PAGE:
As a storyteller, my work is constructed from a series of anecdotes, references, and experiences. While I do draw ties to American pop culture, politics, and social issues, I do not do this arbitrarily. I attempt to illustrate how I see the barrage of consumerism, religion, and politics colliding with depictions of social injustice, secular beliefs, and popular culture. I myself am a product of all of these things; I am American and America was founded on dissent. To paraphrase Picasso: my work is a collection of lies, hopefully helping the viewer realize the truth. Though for me the truth is not absolute, it is simply how I see the world. It is not necessarily an attempt at subversion, but more an attempt to reconcile, and in a way celebrate, the absurdity and hypocrisy of society.
I strive to achieve this through chronic appropriation, not of imagery in the same sense as Richard Prince or Andy Warhol, but of ideas. I am not as interested in using the depictions of the Pieta or the Presidents, it is their auras I want to use, all of the baggage surrounding them, every preconceived notion and stereotype that already exists, and then I want to smash them together with conflicting or separate notions and stereotypes where I see similar attributes.
It may not seem autobiographical, but my experiences and observations are the genesis of my ideas. Each piece is a reaction to a specific event, but is not an illustration of it. I pull from everything around me. My own political and religious views, art, books, movies, family, and popular culture culminate into layers of seemingly random references, multiple components, and a visual overload that mimics our daily experience.
“Art is a lie that makes us realize the truth.” Attributed to Pablo Picasso
Permanent and Private Collections
Nevis Historical & Conservation Society
WheatonArts Museum of American Glass
Lommel Glazenhuis Museum
Sandra & Bernie Meyers
TBA. Augustinerkloster. Gent, Belgium.
Youth_AnaSiA. S12 Gallery. Bergen, Norway.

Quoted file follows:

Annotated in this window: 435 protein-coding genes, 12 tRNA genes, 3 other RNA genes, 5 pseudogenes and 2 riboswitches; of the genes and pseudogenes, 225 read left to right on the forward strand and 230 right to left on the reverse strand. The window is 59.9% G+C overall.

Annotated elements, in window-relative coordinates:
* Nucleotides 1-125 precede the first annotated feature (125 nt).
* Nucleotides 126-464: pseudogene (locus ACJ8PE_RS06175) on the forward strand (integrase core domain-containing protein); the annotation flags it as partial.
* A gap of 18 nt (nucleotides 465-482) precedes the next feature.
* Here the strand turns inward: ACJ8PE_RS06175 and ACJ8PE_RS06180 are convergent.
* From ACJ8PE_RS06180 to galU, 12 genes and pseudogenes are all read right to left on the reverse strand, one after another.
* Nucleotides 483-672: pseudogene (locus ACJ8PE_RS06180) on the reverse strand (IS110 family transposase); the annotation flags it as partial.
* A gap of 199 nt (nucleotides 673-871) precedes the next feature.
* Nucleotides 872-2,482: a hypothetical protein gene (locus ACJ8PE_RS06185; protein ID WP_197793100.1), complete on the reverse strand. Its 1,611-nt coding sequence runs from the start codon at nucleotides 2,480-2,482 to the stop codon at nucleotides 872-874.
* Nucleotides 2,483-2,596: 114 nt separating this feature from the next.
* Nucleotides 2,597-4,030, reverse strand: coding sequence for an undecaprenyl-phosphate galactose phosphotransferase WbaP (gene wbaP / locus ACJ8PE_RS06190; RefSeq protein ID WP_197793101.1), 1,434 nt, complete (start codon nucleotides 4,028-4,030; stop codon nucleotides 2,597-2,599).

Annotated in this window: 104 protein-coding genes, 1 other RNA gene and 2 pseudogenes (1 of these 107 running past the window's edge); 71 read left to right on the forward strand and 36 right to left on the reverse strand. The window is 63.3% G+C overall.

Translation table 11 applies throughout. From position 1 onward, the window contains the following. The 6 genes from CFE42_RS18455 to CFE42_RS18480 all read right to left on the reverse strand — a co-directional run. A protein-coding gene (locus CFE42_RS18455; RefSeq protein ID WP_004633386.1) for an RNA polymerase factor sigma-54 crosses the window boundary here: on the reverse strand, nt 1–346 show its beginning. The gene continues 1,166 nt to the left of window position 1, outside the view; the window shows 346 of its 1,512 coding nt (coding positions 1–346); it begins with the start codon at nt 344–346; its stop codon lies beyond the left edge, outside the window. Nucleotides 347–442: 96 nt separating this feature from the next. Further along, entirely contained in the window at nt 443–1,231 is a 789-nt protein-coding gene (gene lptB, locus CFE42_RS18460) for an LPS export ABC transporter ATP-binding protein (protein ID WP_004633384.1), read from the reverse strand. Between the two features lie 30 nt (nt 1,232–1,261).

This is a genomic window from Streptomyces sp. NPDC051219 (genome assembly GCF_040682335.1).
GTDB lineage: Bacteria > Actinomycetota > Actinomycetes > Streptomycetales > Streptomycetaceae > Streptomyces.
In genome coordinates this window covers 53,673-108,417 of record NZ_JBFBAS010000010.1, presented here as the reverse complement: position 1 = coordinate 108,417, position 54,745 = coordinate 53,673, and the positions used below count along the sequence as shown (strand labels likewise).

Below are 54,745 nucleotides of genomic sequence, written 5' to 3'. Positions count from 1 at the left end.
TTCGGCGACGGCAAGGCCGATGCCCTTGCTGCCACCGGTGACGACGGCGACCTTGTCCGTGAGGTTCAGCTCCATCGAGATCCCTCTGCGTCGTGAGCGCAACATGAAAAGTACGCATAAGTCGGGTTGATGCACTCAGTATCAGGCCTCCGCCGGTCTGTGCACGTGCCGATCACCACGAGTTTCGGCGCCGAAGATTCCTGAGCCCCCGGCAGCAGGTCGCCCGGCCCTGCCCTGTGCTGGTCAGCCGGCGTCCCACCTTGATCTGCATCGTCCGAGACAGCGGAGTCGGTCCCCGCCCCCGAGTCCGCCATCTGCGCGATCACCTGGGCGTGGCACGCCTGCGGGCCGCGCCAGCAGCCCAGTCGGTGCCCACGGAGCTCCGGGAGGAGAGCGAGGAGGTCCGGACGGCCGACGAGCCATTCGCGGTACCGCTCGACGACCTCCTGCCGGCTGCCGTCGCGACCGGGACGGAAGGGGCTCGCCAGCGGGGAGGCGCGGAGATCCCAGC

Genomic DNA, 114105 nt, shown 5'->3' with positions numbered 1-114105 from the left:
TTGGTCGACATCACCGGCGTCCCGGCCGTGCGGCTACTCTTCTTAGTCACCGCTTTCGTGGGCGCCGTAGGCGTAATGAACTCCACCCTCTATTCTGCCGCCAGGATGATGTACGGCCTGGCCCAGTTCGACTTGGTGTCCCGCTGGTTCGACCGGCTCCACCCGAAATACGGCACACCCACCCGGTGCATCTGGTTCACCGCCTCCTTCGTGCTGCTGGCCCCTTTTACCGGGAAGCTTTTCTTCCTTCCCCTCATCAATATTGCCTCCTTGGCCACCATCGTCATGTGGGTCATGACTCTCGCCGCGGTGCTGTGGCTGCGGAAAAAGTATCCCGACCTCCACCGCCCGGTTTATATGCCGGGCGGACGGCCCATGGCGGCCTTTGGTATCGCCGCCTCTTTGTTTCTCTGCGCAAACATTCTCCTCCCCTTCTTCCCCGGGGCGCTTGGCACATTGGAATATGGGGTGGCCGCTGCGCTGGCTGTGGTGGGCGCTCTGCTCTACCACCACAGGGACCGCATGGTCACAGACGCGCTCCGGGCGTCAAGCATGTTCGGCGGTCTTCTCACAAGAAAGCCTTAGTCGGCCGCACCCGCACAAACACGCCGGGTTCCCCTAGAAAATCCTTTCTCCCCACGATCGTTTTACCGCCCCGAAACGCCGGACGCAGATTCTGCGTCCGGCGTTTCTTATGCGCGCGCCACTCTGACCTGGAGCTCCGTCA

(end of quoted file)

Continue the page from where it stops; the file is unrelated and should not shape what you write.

American Idols. Delaware Center for the Contemporary Arts. Wilmington, Delaware
I Came, I Saw, I Concurred. Geuzenhuis. Ghent, Belgium
Sorry for the Convenience. cometogetherspace Gallery. Bloomington, Illinois
back to school. MFA Thesis Exhibition. University Galleries. Normal, Illinois
American Idols. Hodge Gallery. Pittsburgh Glass Center. Pittsburgh, Pennsylvania
Displaced. Dylan Gallery. Philadelphia, Pennsylvania. (collaboration with Eoin Breadon
Ambrosiana. Saint Nicholas Church. Lochristi, Belgium.
Kunstenfestival Watou. TBA. Watou, Belgium.
44th Habatat Invitational. Habatat Galleries. Royal Oak, Michigan.
OEMTA DELL’ ARTE. Our Lady Assumption Church. Ertvelde, Belgium.
Glass Through the Ages. Gent Glas. Gent, Belgium.
Wrede/Vrede Kunst. Seven Oaks Church. Lochristi, Belgium.
DIAFAAN VI. Saint Elizabeth Church. Gent, Belgium.
Stanislav Libensky Award Finalists. Royal Summer Palace. Prague, Czech Republic.
MFA Biennial. University Galleries. Normal, Illinois.
ArtPrize. The B.O.B. Grand Rapids, Michigan
Glass at 50: A Tradition in Flux. University Galleries. Normal, Illinois. Curator: John Miller
Glasinterland: België – Nederland. Het Glazen Huis Museum. Lommel, Belgium. Curator: Jeroen Maes
Odd Couples. Flame Run Gallery. Louisville, Kentucky.
Glass Carnival. Flame Run Gallery. Louisville, Kentucky.
ISU Graduate Exhibition. Echt Gallery. Chicago. Illinois.
Who’s Who in Glass? Essex Art Center. Essex, Massachusetts.
Sofa Chicago. Navy Pier. Chicago, Illinois. Represented by Thomas R. Riley Galleries
Lines into Shapes. Art Center of Estes Park. Estes Park, Colorado.
Impact. Wheaton Arts Gallery. Millville, New Jersey.
Look Forward. Traver Gallery Tacoma. Tacoma, Washington.
Guilty Pleasures. Projects Gallery. Philadelphia, Pennsylvania.
Insert Glass Here. Tyler School of Art. Elkins Park, Pennsylvania.
War !t. MBN Studios. Philadelphia, Pennsylvania.
CGP Award Recipient Show. Hot Soup Gallery. Philadelphia, Pennsylvania.
Pilchuck Staff Show. Pilchuck Glass School. Stanwood, Washington